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Doherty & Others v Rugby Joinery (UK) Ltd, Court of Appeal, 17 February 2004

24 February 2004
The issues

VWF – Vibration Induced White Finger – date of knowledge – duty to assess and monitor.

The facts

Eight Appellants appealed against the dismissal of their claims against the Respondent. All were women who had been employed for different periods between 1970 and 1999 in the Defendant’s two factories in Doncaster where doors and windows were manufactured. Each suffered from Vibration Induced White Finger and each claimed that their VWF was the result of the Defendant’s negligence. In the course of their work, they worked at different stages of the production process, using a variety of hand held vibratory tools such as nail guns, electric drills and screw drivers but usually only for a few seconds at a time. They also used an orbital sander for making wood smooth and which of all the tools used by the Appellants produced a surprisingly high level of vibration in the hand. The Judge found in general that the Claimants had exaggerated the amount of their use of the vibratory tools but that the Appellants had suffered VWF, which had been contracted in the course of their employment with the Respondent. It was agreed that at no time prior to the closure of the factories did the Defendants have actual knowledge that any of the tools used carried a risk of VWF. The issue was whether it had constructed knowledge. The Judge found that the duty to assess the vibratory tools used and monitor employees for symptoms of VWF arose only in 1991/1992.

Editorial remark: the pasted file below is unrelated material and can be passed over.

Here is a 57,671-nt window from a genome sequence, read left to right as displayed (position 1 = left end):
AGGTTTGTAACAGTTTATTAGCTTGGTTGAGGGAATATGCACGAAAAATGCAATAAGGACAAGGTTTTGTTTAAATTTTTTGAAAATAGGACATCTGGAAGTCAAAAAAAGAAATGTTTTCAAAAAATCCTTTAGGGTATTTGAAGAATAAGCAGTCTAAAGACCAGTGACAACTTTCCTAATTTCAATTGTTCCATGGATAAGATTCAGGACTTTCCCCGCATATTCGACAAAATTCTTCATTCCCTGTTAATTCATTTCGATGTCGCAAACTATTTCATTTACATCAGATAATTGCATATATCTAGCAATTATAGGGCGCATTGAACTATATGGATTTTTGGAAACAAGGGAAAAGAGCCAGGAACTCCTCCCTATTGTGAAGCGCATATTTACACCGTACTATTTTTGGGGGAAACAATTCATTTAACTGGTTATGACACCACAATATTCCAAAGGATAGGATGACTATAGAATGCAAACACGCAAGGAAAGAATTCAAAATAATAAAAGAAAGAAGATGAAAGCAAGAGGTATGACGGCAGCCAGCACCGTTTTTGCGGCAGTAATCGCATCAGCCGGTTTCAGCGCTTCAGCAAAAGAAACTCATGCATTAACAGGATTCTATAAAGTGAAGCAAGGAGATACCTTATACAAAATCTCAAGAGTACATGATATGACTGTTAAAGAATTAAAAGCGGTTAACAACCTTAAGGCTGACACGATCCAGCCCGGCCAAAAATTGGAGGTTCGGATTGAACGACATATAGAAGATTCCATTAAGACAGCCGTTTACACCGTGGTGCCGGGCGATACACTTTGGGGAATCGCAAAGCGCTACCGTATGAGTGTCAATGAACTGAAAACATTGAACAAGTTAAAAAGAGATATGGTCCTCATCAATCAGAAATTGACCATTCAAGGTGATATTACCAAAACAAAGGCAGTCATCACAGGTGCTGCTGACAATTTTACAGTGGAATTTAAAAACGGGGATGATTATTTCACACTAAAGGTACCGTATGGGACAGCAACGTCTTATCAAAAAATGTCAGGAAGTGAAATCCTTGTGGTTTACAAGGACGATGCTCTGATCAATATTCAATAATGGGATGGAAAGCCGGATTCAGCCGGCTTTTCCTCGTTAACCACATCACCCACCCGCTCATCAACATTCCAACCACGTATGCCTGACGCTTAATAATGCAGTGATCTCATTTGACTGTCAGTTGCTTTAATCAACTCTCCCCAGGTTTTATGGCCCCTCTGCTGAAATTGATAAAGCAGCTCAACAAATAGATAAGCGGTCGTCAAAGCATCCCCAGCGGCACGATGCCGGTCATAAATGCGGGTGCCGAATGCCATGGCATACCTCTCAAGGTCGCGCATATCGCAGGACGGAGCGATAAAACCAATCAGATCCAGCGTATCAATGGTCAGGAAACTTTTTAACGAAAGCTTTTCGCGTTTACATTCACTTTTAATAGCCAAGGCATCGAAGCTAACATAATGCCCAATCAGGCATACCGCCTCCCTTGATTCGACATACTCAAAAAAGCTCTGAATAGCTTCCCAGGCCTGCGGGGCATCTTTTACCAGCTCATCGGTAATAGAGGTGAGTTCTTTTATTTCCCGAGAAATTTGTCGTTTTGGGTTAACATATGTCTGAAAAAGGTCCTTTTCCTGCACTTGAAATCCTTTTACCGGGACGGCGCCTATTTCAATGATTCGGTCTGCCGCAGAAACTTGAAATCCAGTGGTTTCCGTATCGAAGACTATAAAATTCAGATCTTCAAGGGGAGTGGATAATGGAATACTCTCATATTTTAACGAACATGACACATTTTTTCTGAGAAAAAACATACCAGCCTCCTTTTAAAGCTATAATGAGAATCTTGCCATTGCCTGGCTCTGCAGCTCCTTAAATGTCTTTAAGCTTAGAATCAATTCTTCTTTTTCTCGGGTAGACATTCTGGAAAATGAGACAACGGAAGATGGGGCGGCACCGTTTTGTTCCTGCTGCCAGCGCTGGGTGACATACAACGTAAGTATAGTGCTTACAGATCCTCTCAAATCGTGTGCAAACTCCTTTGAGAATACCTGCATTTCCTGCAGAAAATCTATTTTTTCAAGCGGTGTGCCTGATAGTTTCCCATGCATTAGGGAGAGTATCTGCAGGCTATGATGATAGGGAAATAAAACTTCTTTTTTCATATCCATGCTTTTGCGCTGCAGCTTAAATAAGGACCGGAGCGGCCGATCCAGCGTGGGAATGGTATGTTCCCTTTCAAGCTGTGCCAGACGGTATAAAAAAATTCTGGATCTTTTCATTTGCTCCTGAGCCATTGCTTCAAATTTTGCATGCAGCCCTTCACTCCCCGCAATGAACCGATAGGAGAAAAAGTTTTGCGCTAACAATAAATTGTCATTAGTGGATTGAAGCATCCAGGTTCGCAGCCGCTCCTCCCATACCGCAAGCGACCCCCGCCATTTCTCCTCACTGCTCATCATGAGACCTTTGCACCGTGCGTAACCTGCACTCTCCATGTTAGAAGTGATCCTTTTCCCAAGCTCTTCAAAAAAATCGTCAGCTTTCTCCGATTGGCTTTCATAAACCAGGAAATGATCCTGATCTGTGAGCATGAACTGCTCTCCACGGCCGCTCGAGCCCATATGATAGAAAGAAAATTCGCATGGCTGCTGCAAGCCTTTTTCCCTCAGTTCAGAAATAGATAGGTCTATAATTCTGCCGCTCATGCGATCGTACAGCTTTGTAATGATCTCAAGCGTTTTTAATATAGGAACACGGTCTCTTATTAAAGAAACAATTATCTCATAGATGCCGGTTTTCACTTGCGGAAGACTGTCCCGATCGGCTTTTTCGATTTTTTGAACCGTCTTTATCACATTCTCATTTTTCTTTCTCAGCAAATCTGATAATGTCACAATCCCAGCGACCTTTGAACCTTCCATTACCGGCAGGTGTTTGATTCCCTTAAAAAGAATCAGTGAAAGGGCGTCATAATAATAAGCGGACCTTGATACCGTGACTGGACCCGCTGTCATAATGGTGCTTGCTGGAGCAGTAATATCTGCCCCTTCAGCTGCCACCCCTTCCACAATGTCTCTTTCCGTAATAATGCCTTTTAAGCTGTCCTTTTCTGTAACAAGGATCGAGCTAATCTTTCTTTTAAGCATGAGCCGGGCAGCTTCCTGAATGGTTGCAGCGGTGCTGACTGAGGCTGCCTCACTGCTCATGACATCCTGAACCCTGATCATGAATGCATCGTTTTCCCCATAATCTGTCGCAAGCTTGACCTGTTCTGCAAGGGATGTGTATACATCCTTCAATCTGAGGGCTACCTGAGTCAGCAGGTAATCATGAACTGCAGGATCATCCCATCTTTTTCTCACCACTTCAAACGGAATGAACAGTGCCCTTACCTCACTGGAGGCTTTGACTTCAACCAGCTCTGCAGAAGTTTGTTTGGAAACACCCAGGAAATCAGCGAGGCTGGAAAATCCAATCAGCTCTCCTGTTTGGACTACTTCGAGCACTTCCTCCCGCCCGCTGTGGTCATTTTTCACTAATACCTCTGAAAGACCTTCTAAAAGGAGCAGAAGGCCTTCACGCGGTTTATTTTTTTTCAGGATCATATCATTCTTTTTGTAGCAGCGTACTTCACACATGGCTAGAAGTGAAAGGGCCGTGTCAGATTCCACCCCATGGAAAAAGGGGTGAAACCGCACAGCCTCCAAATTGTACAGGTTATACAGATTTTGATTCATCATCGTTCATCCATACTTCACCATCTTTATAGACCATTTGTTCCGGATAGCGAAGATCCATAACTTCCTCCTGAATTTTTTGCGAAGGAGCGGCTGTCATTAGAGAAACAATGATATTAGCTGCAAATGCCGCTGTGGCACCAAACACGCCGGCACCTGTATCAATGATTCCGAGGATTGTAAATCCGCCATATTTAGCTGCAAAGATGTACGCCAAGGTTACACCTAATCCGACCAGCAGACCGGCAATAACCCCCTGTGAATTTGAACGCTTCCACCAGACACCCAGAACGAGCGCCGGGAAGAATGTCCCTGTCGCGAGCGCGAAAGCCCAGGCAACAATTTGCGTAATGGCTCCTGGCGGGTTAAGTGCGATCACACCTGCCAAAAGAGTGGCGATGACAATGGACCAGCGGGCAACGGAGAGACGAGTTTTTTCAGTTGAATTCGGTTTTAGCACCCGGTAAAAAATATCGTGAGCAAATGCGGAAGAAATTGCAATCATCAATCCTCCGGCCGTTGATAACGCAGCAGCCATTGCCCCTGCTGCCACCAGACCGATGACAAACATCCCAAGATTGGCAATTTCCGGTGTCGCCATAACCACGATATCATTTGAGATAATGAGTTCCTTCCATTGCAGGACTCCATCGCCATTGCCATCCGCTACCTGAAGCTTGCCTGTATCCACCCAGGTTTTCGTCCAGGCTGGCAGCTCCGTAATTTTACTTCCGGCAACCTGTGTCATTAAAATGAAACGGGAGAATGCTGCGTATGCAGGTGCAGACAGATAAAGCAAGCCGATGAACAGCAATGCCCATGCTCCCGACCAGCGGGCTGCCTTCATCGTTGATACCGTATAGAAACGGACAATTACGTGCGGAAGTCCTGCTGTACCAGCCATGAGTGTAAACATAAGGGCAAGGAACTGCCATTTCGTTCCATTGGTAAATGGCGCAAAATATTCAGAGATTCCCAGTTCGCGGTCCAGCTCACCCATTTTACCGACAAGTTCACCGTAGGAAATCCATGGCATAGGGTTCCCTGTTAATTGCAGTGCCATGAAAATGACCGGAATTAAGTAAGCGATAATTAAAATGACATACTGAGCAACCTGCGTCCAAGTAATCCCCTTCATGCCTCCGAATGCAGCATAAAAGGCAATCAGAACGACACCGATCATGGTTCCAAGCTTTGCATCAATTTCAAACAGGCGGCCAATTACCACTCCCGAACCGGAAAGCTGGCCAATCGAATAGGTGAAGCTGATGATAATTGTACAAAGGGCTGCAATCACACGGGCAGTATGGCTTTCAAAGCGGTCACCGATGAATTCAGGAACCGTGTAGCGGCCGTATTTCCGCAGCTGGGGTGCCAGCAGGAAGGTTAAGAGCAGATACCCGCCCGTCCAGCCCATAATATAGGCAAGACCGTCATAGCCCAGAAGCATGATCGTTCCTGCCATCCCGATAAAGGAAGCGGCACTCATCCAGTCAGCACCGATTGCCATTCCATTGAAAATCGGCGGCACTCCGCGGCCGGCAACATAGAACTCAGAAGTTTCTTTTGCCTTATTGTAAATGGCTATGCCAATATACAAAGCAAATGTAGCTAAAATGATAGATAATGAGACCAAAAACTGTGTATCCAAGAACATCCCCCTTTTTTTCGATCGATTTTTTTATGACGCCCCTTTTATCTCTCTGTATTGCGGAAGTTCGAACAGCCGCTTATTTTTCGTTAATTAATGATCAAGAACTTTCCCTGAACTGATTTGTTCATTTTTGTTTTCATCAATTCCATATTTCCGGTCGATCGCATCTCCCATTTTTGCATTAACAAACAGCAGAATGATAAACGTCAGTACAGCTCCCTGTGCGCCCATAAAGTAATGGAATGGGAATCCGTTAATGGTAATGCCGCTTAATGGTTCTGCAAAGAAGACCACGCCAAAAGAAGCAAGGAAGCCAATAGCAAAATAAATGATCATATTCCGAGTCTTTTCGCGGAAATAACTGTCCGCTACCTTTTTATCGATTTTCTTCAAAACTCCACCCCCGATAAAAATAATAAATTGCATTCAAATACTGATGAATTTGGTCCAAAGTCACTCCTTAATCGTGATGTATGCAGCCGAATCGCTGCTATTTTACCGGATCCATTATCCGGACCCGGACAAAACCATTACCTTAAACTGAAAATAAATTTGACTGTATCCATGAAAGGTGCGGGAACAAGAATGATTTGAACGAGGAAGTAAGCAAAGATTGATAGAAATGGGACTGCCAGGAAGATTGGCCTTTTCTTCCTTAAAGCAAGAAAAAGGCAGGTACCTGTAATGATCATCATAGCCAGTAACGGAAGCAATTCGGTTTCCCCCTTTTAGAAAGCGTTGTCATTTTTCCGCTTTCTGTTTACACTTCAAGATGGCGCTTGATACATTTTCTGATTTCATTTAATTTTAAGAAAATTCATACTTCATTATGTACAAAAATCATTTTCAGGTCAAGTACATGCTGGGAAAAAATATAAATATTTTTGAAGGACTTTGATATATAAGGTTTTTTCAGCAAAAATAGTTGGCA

The Claimant appealed.

The decision

1. The Judge was entitled to conclude on the basis of the expert evidence that neither the 1975 British Standards Institution Draft for Development nor the 1987 British Standards Guide was by itself and in the absence of complaint of symptoms by its employees, a sufficient trigger for either duty for which the Claimant argued.

2. (Lady Justice Hale) This case did not decide that the date of knowledge of the risk of VWF from the woodworking industry was as late as 1991/1992. It merely holds that these particular employers were not in breach of their common law duty of care towards these particular employees failing to monitor them for symptoms of VWF until that date. Four Appeals dismissed, four remitted to the Judge for assessment of damages.

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